Linda Lewis Griffith

When a helping hand is offered, learn to reach out and accept it


I recently spoke with a woman who was going through a tough time. Her relationship was crumbling. One of her children was struggling in school. She needed a medical procedure that she couldn’t afford.

Friends and family readily offered to help, but each time she refused. “I’m OK,” she’d tell those closest to her. Still, her weak smile fooled no one. And she continued to struggle alone.

This woman isn’t unique. We all experience crises that overload our emotional circuits. Yet many of us shy away from the very assistance that could offer much-needed relief.

Our reasons are varied. We may feel weak if we accept the help of others. We worry that we’ll be perceived as failures for not managing our own lives, no matter how devastating the circumstances.

We may be fiercely independent and pride ourselves on the fact that we don’t need help from anyone. Or we feel guilty that we’re imposing on others’ time and resources.

The truth is we are social creatures. We are too weak to exist in isolation. Communal living is essential to the survival of our species.

Over the course of history, folks have helped each other build barns and can peaches. They’ve assisted women in childbirth. They’ve sat together as loved ones were dying, then gathered again to perform the burial.

Offering assistance is as valuable to the helper as to the recipient of the care. The act of helping increases oxytocin, which improves the giver’s mood and strengthens social bonds. It enables people to feel a sense of control, even in the face of horrific events.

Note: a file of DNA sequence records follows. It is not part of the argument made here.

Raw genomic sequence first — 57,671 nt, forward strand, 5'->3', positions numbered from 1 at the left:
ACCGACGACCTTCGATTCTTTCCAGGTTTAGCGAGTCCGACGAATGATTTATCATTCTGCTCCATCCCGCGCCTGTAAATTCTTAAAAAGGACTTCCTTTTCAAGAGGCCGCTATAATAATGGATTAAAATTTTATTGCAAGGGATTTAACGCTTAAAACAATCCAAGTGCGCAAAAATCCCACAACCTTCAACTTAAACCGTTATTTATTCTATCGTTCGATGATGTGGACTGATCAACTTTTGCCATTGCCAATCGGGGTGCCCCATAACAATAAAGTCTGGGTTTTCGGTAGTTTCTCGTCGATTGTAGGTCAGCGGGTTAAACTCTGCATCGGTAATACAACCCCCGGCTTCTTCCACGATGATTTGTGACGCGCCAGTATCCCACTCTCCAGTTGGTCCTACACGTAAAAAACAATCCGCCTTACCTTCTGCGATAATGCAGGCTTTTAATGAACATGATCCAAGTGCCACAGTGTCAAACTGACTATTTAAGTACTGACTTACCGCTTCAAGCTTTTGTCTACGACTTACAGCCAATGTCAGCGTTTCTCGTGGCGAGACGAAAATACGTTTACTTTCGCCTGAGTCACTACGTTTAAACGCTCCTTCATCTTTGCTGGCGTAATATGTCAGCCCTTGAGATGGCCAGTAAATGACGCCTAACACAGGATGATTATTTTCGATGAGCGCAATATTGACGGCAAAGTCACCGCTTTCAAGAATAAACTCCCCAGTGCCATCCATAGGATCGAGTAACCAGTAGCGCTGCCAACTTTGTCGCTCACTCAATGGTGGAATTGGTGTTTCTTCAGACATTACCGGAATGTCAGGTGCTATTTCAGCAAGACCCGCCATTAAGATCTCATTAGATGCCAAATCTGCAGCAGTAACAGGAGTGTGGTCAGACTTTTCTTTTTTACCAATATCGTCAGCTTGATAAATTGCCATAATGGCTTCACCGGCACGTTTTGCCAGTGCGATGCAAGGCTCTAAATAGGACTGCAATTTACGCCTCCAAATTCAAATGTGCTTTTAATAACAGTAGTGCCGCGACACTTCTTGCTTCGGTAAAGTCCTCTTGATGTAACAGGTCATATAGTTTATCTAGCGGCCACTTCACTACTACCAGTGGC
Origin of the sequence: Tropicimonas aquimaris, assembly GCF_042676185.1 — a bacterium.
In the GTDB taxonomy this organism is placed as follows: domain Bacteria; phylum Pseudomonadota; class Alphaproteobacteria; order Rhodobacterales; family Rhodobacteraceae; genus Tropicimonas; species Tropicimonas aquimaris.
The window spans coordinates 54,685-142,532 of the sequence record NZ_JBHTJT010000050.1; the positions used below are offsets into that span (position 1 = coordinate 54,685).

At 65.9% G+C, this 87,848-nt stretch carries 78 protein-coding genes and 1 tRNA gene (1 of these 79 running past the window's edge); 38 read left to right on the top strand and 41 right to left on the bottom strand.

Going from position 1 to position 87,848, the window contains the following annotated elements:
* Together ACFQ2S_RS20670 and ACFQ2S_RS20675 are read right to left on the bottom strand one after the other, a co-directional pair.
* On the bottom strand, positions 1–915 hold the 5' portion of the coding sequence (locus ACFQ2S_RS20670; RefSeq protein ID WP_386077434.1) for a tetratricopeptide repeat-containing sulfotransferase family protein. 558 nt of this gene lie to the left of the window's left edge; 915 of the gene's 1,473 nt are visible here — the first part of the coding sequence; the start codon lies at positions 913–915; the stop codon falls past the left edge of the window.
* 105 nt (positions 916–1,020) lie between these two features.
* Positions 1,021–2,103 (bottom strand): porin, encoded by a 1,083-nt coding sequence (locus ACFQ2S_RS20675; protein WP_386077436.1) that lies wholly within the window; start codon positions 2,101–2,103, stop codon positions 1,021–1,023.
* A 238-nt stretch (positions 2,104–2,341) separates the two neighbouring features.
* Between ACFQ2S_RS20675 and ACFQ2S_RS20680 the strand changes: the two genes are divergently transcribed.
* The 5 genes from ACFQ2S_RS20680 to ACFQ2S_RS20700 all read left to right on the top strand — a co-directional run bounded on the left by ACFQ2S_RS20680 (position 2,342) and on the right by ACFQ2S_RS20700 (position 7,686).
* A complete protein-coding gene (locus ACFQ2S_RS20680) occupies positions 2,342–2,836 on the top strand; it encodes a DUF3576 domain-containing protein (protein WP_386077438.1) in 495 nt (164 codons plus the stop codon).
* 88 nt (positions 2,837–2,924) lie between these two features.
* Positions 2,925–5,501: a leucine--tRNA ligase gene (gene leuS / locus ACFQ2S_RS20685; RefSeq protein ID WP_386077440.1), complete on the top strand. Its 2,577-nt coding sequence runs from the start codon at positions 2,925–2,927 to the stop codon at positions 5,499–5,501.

Most importantly, giving makes helpers feel secure. They know that the next crisis might be theirs. They have assurance that, when their time comes, they’ll be surrounded by caring friends, family and neighbors who will assist in any way they can.

Of course, we’ve all known professional leeches who took without ever giving back. But most of us are the polar opposite. We’ll never be accused of being lazy or uncaring.

So the next time you need a little assistance, graciously accept each hand extended your way. You’ll benefit from their acts of kindness. You’ll be performing a service, too.

Linda Lewis Griffith is a local marriage and family therapist. For information or to contact her, visit

How to accept help from others

  • Assign a spokesperson. If your needs are extensive, designate someone to field calls, relay information and organize care so you’re free to tend to other issues.
  • Be specific about the tasks you need done. Write out a list including items such as “take out the trash,” “walk the dog” or “pick up Josh from preschool.” Then assign chores to those most able to complete them.
  • Accept all offers. When people say, “I’d like to help,” say “Thanks. If you’re serious I can gladly put you to work.”
  • Don’t second-guess yourself. Accept the fact that you need help. Find the right person to assist you.
  • Avoid micromanaging. Let friends and family take care of things as they see fit. You have plenty on your plate right now.